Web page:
Teaching a Wedding Guest

gustave-dore-the-wedding-guest-being-prevented-by-the-ancient-mariner-from-attending-the-wedding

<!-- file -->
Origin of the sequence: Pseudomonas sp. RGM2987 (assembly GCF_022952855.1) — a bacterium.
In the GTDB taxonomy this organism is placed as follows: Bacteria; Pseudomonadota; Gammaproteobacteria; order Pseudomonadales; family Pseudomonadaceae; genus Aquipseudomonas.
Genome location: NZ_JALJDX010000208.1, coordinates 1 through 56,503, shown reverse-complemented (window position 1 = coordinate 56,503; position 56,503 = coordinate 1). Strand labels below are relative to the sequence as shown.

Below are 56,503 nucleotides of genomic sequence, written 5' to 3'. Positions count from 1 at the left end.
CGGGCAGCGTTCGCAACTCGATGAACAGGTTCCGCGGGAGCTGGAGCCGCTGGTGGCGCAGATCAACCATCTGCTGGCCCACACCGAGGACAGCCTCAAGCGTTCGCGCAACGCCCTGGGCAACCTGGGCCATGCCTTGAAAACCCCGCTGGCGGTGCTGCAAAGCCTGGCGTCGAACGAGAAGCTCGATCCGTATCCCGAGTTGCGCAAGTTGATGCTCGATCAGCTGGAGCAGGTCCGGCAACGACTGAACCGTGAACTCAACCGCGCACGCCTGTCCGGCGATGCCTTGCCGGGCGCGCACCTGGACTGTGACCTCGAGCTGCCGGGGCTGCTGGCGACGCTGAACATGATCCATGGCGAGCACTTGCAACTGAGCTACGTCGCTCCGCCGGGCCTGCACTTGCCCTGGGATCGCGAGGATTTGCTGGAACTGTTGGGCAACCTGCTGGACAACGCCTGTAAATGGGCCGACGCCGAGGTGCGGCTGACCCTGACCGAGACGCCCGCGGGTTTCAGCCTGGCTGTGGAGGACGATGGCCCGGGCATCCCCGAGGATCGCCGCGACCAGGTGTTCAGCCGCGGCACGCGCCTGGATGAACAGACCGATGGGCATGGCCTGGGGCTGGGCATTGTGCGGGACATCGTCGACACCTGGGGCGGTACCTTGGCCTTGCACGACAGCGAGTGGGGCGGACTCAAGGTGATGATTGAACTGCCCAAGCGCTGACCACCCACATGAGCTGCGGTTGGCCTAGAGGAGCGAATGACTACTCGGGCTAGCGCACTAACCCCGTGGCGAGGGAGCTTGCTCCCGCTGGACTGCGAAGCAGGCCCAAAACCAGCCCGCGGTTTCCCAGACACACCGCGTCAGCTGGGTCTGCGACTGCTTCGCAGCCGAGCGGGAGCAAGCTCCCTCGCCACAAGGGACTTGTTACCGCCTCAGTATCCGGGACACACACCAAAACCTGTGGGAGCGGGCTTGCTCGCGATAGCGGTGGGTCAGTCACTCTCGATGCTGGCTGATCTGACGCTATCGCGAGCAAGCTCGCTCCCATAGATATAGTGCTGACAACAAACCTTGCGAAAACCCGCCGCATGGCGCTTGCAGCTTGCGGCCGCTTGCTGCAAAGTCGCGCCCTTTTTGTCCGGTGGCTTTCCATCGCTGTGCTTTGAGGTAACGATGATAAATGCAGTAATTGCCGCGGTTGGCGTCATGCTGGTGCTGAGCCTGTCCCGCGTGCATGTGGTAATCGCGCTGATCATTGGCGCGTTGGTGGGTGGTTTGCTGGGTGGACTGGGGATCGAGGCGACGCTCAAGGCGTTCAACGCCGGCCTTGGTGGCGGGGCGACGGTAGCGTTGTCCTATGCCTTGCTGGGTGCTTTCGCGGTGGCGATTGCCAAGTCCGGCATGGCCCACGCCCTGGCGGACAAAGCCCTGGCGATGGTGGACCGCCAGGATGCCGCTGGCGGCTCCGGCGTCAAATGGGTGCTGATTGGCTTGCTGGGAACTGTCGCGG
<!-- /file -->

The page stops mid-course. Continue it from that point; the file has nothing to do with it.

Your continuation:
In Coleridge‘s “Rime“, the narrating voice, the Ancient Mariner, has an arduous task to accomplish: telling his moralizing tale to a young man who is about to attend a matrimony, The Wedding Guest. As I said, it is a very arduous task indeed, because a Wedding Guest is usually not in the mood of listening to stories, in particular if recounted by a strange old man. How can it be otherwise, when you are just about to join your friends at a fabulous party to have a jolly good time! The Wedding Guest, in fact, symbolizes that transient, light, thoughtless, “I can do everything” moment of life, which is youth. When you are thus young this is more or less your vision of life: a never-ending party and no annoying adult voice has to break the magnificence of  this spell. However, the Mariner is not at all intimidated, but rather, provides us teachers with some interesting tips on how capturing the attention of our students willy-nilly. Actually, his first attempt turns out to be a failure, because the Mariner decides upon using his (scarce) force to stop the Wedding Guest and “holds him with his skinny hand“, which, in case you choose to follow his example in a moment of despair, is against the law, remember. Besides, the Wedding Guest is younger and therefore stronger than the Mariner, in fact he reacts violently, yelling at him “Hold off! Unhand me!” and after setting himself free from the old man’s grasp, he sneers at him defiantly, reminding him the arrogant supremacy of his youth. For him the Mariner is only a “grey-beard loon“. That wasn’t the right way. It never is. However, when you are young, you are so absorbed by your frantic life made relations, the new experiences of the world outside etc. that it happens not to pay the due attention to meaningful details. The Wedding Guest, in fact, had noticed the strange vitality of the Mariner ‘s look in a man so old, but he had not pondered enough about it and incredulously he finds himself paralyzed by the Mariner’s charm, who “holds him with his glittering eye” and “has his will”. Now that the young man stands “still”  the Mariner can finally tell him his story and it’s only in that stillness that the boy will be able to enjoy and understand the narration and its moralizing intent: a trip, a storm, an albatross, Life in Death, sin and final repentance. Is the Mariner a wizard then? Not at all, he represents the poet, that with his creative power can produce that “suspension of disbelief ” that makes everybody listen “like a three years’ child“. In that suspension, the young and the adult can meet, talk, interact. This is the point, maybe also the teacher’s effort, just like that of the poet/Mariner, should aim at creating that moment of amazement in order to involve our young Wedding Guests more. I know, it’s not easy and it can’t happen every day, but when we eventually succeed in finding the words that breach their boredom and apathy and we start to see that “glitter” in their eyes, well, it’s absolutely amazing. That’s why we teach.